Five Tips for Better Flash Photography

In theory, using your camera's flash is simple. You use it when there isn't enough light to take a picture with natural light alone. And when you consider that most cameras have an automatic flash mode, taking low-light photos should be a snap. But it isn't. It's been a while since I've discussed how to make the most of your camera flash; today, let's look at five things you can do to take great photos with your flash.

1. Know When to Use the Flash

Some people leave their flash on all the time, which can result in it firing when it's totally unnecessary. Others turn it off completely and never use it. I land somewhere in the middle. I do tend to leave the flash turned off most of the time, but I switch it on when the occasion warrants.

Your camera probably warns you with an icon in the viewfinder when the light is too low for a good photo without the flash--check your camera's user guide to see how to interpret those messages. You can also check what shutter speed the camera is trying to use; anything under 1/60 second is probably too slow. Either increase the ISO (which will increase the sensitivity of the sensor), or turn on the flash.

2. Know Your Camera's Flash Modes

Your camera flash probably has more settings beyond just on and off. Check out "Master Your Camera's Flash Modes" for a primer on how to use your camera flash. You should know when to switch to fill flash (it's great for taking pictures of people outdoors in direct sunlight to avoid harsh shadows) and use red eye reduction (indoors in low light, when shooting pictures of people).

3. Use an External Flash

Your camera's built-in flash has a very limited range. In most cases, it'll illuminate subjects only up to about 10 feet away from your camera. If you need to shoot across longer distances--like a school auditorium, for example--consider adding an external flash to your camera if it has a hot shoe attachment. Even some point-and-shoot cameras can accommodate external flashes, and that'll extend your range to 30, 40, or even 50 feet. You can also do stuff with an external flash you can't do with the built in flash--like bouncing the light, which I mention next.

4. Bounce the Light

If you're using an external flash, try to bounce the light. Direct flash illumination is harsh and cold. But bouncing it can soften and humanize your photos. You can bounce the light off the ceiling or use a bounce card, which diffuses and redirects the light from your flash. You can buy a bounce card--but why bother, when the Web is filled with instructions for free ones you can make yourself. Try, for example, a DIY bounce card at Make. Print the PDF, cut it out, and attach it to your flash with a rubber band. It works great.

5. Illuminate a Large Scene

Want to take a picture of a large room but the camera's flash can only throw light on a small piece of it at once? You'll need an external flash. Don't mount it on the camera--just turn it on and hold it in your hand. In fact, it doesn't even need to be compatible with the camera; it can be a flash you borrowed from a friend that works with a different camera.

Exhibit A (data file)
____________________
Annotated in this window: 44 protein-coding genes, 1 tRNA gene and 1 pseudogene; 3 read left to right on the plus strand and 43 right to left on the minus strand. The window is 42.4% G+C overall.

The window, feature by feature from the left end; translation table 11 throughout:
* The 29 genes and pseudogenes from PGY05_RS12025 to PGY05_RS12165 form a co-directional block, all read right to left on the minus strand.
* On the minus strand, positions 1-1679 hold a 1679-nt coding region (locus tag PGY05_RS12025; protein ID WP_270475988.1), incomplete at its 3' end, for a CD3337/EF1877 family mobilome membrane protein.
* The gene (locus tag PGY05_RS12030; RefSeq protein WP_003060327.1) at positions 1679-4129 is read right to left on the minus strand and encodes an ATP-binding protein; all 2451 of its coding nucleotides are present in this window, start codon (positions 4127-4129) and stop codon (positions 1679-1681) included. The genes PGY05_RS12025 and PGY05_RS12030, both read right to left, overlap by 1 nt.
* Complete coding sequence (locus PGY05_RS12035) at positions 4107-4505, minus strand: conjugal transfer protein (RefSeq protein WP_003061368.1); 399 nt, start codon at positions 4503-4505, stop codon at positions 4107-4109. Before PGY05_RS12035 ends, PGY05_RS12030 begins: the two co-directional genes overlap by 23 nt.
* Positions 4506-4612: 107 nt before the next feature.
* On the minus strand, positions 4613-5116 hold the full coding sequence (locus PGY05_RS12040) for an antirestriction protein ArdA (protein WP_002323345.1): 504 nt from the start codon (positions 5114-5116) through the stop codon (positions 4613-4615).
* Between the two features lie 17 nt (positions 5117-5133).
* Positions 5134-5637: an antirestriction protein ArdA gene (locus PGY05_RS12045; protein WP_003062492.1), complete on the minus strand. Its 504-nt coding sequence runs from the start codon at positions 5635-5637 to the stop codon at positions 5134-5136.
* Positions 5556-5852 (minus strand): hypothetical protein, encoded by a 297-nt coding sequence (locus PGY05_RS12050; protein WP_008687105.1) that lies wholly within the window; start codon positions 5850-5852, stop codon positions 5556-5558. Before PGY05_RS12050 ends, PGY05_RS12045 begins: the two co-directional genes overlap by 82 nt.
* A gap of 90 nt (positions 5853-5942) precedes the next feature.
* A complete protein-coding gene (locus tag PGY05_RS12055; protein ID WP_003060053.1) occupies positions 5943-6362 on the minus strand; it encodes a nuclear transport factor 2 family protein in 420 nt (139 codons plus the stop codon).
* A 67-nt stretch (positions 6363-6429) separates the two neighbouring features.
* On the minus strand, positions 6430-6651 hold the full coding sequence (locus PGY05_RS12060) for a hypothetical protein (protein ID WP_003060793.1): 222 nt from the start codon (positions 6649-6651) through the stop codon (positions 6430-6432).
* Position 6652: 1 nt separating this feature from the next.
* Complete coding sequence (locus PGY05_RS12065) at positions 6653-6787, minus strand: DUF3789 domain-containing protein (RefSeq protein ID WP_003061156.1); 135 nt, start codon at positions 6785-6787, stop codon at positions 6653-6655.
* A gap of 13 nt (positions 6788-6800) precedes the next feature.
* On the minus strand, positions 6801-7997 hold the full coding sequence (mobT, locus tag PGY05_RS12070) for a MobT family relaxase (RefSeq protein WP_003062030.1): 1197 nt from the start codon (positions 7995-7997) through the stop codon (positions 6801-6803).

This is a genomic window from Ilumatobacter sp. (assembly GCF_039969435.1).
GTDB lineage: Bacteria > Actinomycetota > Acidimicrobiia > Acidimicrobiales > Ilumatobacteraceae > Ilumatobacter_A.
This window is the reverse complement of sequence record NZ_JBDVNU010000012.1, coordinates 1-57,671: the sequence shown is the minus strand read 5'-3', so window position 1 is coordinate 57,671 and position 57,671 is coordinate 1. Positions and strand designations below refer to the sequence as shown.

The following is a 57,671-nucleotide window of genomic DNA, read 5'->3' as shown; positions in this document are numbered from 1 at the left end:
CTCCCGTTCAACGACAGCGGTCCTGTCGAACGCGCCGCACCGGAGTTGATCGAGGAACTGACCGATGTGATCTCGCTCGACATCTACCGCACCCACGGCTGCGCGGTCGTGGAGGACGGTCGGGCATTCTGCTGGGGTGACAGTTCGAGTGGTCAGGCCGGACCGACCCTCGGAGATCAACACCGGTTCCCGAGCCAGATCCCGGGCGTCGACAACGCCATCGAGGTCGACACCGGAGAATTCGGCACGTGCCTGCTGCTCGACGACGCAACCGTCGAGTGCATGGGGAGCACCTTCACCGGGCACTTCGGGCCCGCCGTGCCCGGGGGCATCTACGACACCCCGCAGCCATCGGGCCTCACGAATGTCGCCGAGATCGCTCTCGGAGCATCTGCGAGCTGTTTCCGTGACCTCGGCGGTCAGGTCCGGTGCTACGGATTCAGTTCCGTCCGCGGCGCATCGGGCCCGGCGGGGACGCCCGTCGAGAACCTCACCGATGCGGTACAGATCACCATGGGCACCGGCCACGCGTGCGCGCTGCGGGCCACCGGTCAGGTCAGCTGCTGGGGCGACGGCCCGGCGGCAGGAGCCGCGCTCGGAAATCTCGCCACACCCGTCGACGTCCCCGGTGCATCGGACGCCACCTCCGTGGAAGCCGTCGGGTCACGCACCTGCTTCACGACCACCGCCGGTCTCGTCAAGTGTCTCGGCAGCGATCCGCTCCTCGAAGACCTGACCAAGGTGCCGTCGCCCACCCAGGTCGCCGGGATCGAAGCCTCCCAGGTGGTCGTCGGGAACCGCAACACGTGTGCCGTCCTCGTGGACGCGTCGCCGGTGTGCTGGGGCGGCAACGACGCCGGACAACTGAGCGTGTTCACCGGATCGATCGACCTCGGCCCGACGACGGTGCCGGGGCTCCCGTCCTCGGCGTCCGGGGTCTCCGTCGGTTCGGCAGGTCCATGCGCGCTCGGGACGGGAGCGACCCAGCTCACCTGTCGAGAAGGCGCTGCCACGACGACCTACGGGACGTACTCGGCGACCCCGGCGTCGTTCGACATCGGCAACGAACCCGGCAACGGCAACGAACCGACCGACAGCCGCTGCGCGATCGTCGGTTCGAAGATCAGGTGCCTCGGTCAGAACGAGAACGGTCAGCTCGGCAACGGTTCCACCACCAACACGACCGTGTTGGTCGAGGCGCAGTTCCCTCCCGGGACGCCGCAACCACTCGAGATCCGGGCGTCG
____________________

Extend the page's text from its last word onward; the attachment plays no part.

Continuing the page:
Set the camera on a tripod and configure it for a long exposure, such as 30 seconds. Then walk around, manually firing the flash at different sections of the room. For best results, don't allow the flash itself to appear in the scene, and never fire it directly at the camera--keep it pointed away from the camera, at the scene you want to illuminate. With a little experimentation, you can get some great results. And while you're experimenting with your flash, try painting with light.

Hot Pic of the Week

Get published, get famous! Each week, we select our favorite reader-submitted photo based on creativity, originality, and technique.

Here's how to enter: Send us your photograph in JPEG format, at a resolution no higher than 640 by 480 pixels. Entries at higher resolutions will be immediately disqualified. If necessary, use an image editing program to reduce the file size of your image before e-mailing it to us. Include the title of your photo along with a short description and how you photographed it. Don't forget to send your name, e-mail address, and postal address. Before entering, please read the full description of the contest rules and regulations.

This week's Hot Pic: "You Ate My Last Cookie?" by Cindy Graf, Waco, Texas

Cindy writes: "I took this picture of our two boxers. I had just bought a SB600 flash for my Nikon D70 and was trying it out. This was not the shot I was after, but it's about the funniest shot I have ever gotten!"

This week's runner-up: "Sunset off Samana" by Phil Pelkey, Jericho, Vermont

Phil writes: "Here's a photo I took with my Canon XTI while on a Caribbean cruise off the coast of Samana. When a hole opened up in the heavy overcast to spotlight this small rock island in setting sunlight I thought it was like a window from the sky."

To see last month's winners, visit the March Hot Pics slide show. Visit the Hot Pics Flickr gallery to browse past winners.

Have a digital photo question? E-mail me your comments, questions, and suggestions about the newsletter itself. And be sure to sign up to have Digital Focus e-mailed to you each week.

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